£7.99

Rock - Released November 13, 2015 | Only Lovers Left Alive

They were more imposing when they were giant. Consisting of a joyously sinister track rooted in rumbling electronics ("Slits Tradition"), a canned punk retread ("Number One Enemy"), and a version of a track originally released on Ari Up's vastly superior Dread More Dan Dead ("Kill Them With Love"), Revenge of the Killer Slits is flimsy -- even by teaser standards -- and not the least bit essential for any fan of the group's original run. Up, Tessa Pollitt, and their rotating lineup of associates would do well to follow the path taken by Up's 2005 solo album. That seems much more in the spirit of the Slits than the pungent whiff of nostalgia given by this disc's second track. ~ Andy Kellman
£10.29

Punk / New Wave - Released February 27, 2015 | Sony Music UK

Never released in America, the Slits' second and final record found them pushing the envelope rhythmically. Although designed to be more commercial than Cut, it's actually less so, sounding more like the innovative work a young Adrian Sherwood was doing with Creation Rebel. Fans of the early Slits, who were put off by the reggae of Cut, were no doubt further alienated by this record's comfortable use of Afro-pop tempos and style. Which was a shame, because this music was interesting, daring and exciting. ~ John Dougan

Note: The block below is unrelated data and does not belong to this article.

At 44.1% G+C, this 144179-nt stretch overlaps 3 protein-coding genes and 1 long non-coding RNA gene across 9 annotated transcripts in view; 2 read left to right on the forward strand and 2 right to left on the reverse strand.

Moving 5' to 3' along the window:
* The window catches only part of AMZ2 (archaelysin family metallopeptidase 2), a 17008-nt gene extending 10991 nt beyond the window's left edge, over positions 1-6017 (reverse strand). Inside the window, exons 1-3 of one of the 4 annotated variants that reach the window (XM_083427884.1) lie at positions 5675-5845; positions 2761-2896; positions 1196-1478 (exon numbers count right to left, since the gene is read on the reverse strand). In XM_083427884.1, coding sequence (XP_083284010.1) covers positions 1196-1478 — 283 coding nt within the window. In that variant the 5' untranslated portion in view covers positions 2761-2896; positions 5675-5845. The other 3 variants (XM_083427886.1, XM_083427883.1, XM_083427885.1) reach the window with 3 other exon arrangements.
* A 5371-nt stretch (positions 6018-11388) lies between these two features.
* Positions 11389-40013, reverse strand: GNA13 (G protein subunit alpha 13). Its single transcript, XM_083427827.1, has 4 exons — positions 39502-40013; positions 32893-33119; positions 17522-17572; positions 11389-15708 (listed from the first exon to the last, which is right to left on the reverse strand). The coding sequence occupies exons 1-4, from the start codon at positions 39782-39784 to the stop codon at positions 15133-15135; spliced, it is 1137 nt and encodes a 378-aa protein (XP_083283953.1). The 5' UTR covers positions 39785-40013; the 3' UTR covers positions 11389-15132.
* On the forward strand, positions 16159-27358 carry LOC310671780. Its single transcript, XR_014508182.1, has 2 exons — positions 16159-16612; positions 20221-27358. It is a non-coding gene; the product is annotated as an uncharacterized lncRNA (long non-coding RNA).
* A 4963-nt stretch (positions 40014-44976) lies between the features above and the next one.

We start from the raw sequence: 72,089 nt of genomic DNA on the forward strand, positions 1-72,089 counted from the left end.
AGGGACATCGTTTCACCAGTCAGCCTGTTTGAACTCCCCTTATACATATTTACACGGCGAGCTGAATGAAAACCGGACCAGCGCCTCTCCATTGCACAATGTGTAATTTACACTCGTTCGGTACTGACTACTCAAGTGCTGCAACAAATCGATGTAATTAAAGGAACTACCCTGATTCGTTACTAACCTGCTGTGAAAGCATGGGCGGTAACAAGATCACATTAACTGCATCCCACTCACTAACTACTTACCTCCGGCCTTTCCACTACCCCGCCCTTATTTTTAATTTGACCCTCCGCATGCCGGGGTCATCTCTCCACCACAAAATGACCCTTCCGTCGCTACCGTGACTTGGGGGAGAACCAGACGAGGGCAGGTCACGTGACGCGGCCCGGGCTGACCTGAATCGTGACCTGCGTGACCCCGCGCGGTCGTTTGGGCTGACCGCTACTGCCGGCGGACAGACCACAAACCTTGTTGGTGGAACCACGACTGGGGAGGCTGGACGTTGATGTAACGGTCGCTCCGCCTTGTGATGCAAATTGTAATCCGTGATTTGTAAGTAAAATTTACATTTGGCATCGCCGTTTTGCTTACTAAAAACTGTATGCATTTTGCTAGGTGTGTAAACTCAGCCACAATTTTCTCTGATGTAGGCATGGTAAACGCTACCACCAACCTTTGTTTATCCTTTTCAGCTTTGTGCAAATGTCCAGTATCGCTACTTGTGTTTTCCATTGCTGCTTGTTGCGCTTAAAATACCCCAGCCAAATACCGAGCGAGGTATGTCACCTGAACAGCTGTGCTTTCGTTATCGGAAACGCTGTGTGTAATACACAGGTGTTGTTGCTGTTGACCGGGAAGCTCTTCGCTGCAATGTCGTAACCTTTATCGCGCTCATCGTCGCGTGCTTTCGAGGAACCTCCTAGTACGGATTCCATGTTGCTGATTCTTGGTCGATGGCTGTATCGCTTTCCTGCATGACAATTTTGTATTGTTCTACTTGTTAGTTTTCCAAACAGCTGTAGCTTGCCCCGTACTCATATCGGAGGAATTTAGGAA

£10.99

Rock - Released February 21, 2005 | Castle Communications

Historically, this tape of a January 26, 1978 show in Paris has considerable value. It's the original lineup of the Slits -- Ari Up on vocals, Viv Albertine on guitar, Tessa Pollitt on bass, and Palmolive (who would leave before the Slits' first album, and later join the Raincoats) -- well in advance of the release of the group's first LP in 1979. Musically, however, Live at the Gibus Club is not as exciting as either of the Slits' later releases, or as legend would have the band sounding in their early days. The sound quality's actually fairly decent for an early live punk recording, and the four thrash around with as much venomous energy as almost anyone from the first wave of British punk acts. But the music's isn't nearly as inventive as it would be when they went into a heavily reggae-influenced approach by the time they started recording. Instead, it's tumbling, lumpy tempoed, similar-sounding rants with proto-hardcore anthemic choruses, with Up's vocals so howled that the words are difficult to make out (admittedly a trait shared by many an early punk recording). There are early versions of a few songs that would make it onto their debut album ("Instant Hit," "So Tough," "New Town," "Shoplifting," "Love and Romance"), along with a more unexpected cover of the Velvet Underground's "Femme Fatale." You also have the pleasure of hearing Up interrupt "Enemy Numero Uno" to deliver the following scolding: "F*ck off, you frustrated bouncer, you! Sh*t-ass! What are you doing up here anyway, you asshole?...Go to the bog and have a wank!" Early British punk insider (and, briefly, Slits manager) Don Letts contributes entertaining liner notes about the group's early days. ~ Richie Unterberger